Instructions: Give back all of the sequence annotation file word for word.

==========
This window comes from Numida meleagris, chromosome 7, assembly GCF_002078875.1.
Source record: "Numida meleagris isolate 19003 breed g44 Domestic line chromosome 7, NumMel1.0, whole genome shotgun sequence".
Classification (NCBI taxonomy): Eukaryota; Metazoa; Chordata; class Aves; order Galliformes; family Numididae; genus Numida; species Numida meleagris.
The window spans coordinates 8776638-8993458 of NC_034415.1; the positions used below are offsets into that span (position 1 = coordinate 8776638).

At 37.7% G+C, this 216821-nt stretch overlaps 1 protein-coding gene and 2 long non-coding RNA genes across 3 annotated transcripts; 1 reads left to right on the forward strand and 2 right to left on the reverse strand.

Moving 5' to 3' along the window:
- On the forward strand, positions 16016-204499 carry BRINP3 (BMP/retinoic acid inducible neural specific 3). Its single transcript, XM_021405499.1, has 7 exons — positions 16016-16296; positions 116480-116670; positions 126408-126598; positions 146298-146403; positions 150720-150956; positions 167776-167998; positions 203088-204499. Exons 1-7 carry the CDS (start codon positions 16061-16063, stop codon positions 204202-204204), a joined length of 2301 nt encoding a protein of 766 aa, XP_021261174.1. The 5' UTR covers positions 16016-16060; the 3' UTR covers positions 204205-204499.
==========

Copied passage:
This window comes from Numida meleagris, chromosome 7, assembly GCF_002078875.1.
Source record: "Numida meleagris isolate 19003 breed g44 Domestic line chromosome 7, NumMel1.0, whole genome shotgun sequence".
Classification (NCBI taxonomy): Eukaryota; Metazoa; Chordata; class Aves; order Galliformes; family Numididae; genus Numida; species Numida meleagris.
The window spans coordinates 8776638-8993458 of NC_034415.1; the positions used below are offsets into that span (position 1 = coordinate 8776638).

At 37.7% G+C, this 216821-nt stretch overlaps 1 protein-coding gene and 2 long non-coding RNA genes across 3 annotated transcripts; 1 reads left to right on the forward strand and 2 right to left on the reverse strand.

Moving 5' to 3' along the window:
- On the forward strand, positions 16016-204499 carry BRINP3 (BMP/retinoic acid inducible neural specific 3). Its single transcript, XM_021405499.1, has 7 exons — positions 16016-16296; positions 116480-116670; positions 126408-126598; positions 146298-146403; positions 150720-150956; positions 167776-167998; positions 203088-204499. Exons 1-7 carry the CDS (start codon positions 16061-16063, stop codon positions 204202-204204), a joined length of 2301 nt encoding a protein of 766 aa, XP_021261174.1. The 5' UTR covers positions 16016-16060; the 3' UTR covers positions 204205-204499.